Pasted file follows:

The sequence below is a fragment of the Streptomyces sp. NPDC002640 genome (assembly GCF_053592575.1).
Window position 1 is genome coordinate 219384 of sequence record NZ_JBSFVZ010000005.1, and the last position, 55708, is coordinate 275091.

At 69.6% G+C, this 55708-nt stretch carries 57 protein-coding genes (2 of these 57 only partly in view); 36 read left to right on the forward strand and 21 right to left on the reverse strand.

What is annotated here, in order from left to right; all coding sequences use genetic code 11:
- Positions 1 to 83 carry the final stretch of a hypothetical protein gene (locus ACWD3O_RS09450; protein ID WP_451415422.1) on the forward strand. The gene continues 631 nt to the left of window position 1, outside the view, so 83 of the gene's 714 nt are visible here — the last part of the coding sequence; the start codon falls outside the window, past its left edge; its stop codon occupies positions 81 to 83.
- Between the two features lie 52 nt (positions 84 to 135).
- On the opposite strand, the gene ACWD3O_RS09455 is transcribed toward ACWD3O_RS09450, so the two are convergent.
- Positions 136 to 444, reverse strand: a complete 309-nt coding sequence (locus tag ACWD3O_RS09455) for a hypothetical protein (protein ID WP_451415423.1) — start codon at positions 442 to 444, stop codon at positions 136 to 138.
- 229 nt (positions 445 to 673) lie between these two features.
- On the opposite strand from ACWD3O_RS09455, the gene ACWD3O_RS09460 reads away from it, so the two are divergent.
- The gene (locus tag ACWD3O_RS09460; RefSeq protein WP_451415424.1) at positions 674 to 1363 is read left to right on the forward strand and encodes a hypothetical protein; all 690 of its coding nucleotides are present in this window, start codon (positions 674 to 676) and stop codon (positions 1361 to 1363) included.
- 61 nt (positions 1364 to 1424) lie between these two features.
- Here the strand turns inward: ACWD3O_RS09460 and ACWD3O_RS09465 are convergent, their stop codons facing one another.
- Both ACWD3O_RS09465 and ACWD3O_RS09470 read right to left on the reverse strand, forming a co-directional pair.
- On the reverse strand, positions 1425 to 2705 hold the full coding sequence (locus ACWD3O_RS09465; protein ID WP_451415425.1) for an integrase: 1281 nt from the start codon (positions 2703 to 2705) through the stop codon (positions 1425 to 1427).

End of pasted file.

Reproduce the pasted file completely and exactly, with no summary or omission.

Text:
The sequence below is a fragment of the Streptomyces sp. NPDC002640 genome (assembly GCF_053592575.1).
Window position 1 is genome coordinate 219384 of sequence record NZ_JBSFVZ010000005.1, and the last position, 55708, is coordinate 275091.

At 69.6% G+C, this 55708-nt stretch carries 57 protein-coding genes (2 of these 57 only partly in view); 36 read left to right on the forward strand and 21 right to left on the reverse strand.

What is annotated here, in order from left to right; all coding sequences use genetic code 11:
- Positions 1 to 83 carry the final stretch of a hypothetical protein gene (locus ACWD3O_RS09450; protein ID WP_451415422.1) on the forward strand. The gene continues 631 nt to the left of window position 1, outside the view, so 83 of the gene's 714 nt are visible here — the last part of the coding sequence; the start codon falls outside the window, past its left edge; its stop codon occupies positions 81 to 83.
- Between the two features lie 52 nt (positions 84 to 135).
- On the opposite strand, the gene ACWD3O_RS09455 is transcribed toward ACWD3O_RS09450, so the two are convergent.
- Positions 136 to 444, reverse strand: a complete 309-nt coding sequence (locus tag ACWD3O_RS09455) for a hypothetical protein (protein ID WP_451415423.1) — start codon at positions 442 to 444, stop codon at positions 136 to 138.
- 229 nt (positions 445 to 673) lie between these two features.
- On the opposite strand from ACWD3O_RS09455, the gene ACWD3O_RS09460 reads away from it, so the two are divergent.
- The gene (locus tag ACWD3O_RS09460; RefSeq protein WP_451415424.1) at positions 674 to 1363 is read left to right on the forward strand and encodes a hypothetical protein; all 690 of its coding nucleotides are present in this window, start codon (positions 674 to 676) and stop codon (positions 1361 to 1363) included.
- 61 nt (positions 1364 to 1424) lie between these two features.
- Here the strand turns inward: ACWD3O_RS09460 and ACWD3O_RS09465 are convergent, their stop codons facing one another.
- Both ACWD3O_RS09465 and ACWD3O_RS09470 read right to left on the reverse strand, forming a co-directional pair.
- On the reverse strand, positions 1425 to 2705 hold the full coding sequence (locus ACWD3O_RS09465; protein ID WP_451415425.1) for an integrase: 1281 nt from the start codon (positions 2703 to 2705) through the stop codon (positions 1425 to 1427).